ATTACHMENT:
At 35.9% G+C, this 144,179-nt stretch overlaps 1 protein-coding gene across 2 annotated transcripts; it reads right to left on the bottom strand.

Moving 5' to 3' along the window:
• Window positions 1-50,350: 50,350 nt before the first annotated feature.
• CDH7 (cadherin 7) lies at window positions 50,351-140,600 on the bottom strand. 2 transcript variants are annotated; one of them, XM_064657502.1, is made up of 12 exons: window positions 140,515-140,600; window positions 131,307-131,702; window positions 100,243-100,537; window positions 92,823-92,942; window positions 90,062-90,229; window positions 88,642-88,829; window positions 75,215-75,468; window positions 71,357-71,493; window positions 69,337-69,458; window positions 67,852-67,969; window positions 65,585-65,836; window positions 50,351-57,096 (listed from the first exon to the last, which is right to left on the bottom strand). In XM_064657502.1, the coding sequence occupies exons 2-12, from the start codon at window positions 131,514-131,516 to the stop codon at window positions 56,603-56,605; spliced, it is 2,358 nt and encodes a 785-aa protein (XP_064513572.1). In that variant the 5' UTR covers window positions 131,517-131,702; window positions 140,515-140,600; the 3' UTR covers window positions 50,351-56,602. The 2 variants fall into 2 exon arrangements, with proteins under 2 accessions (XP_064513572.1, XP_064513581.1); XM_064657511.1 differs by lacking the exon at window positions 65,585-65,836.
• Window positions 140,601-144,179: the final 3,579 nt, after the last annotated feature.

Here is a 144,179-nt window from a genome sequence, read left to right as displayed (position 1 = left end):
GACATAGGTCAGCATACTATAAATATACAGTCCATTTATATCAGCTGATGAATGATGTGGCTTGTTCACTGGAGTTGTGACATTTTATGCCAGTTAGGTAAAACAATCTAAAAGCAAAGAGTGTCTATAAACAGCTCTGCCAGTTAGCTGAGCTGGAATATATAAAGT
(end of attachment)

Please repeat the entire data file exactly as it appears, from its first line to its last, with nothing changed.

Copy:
At 35.9% G+C, this 144,179-nt stretch overlaps 1 protein-coding gene across 2 annotated transcripts; it reads right to left on the bottom strand.

Moving 5' to 3' along the window:
• Window positions 1-50,350: 50,350 nt before the first annotated feature.
• CDH7 (cadherin 7) lies at window positions 50,351-140,600 on the bottom strand. 2 transcript variants are annotated; one of them, XM_064657502.1, is made up of 12 exons: window positions 140,515-140,600; window positions 131,307-131,702; window positions 100,243-100,537; window positions 92,823-92,942; window positions 90,062-90,229; window positions 88,642-88,829; window positions 75,215-75,468; window positions 71,357-71,493; window positions 69,337-69,458; window positions 67,852-67,969; window positions 65,585-65,836; window positions 50,351-57,096 (listed from the first exon to the last, which is right to left on the bottom strand). In XM_064657502.1, the coding sequence occupies exons 2-12, from the start codon at window positions 131,514-131,516 to the stop codon at window positions 56,603-56,605; spliced, it is 2,358 nt and encodes a 785-aa protein (XP_064513572.1). In that variant the 5' UTR covers window positions 131,517-131,702; window positions 140,515-140,600; the 3' UTR covers window positions 50,351-56,602. The 2 variants fall into 2 exon arrangements, with proteins under 2 accessions (XP_064513572.1, XP_064513581.1); XM_064657511.1 differs by lacking the exon at window positions 65,585-65,836.
• Window positions 140,601-144,179: the final 3,579 nt, after the last annotated feature.

Here is a 144,179-nt window from a genome sequence, read left to right as displayed (position 1 = left end):
GACATAGGTCAGCATACTATAAATATACAGTCCATTTATATCAGCTGATGAATGATGTGGCTTGTTCACTGGAGTTGTGACATTTTATGCCAGTTAGGTAAAACAATCTAAAAGCAAAGAGTGTCTATAAACAGCTCTGCCAGTTAGCTGAGCTGGAATATATAAAGT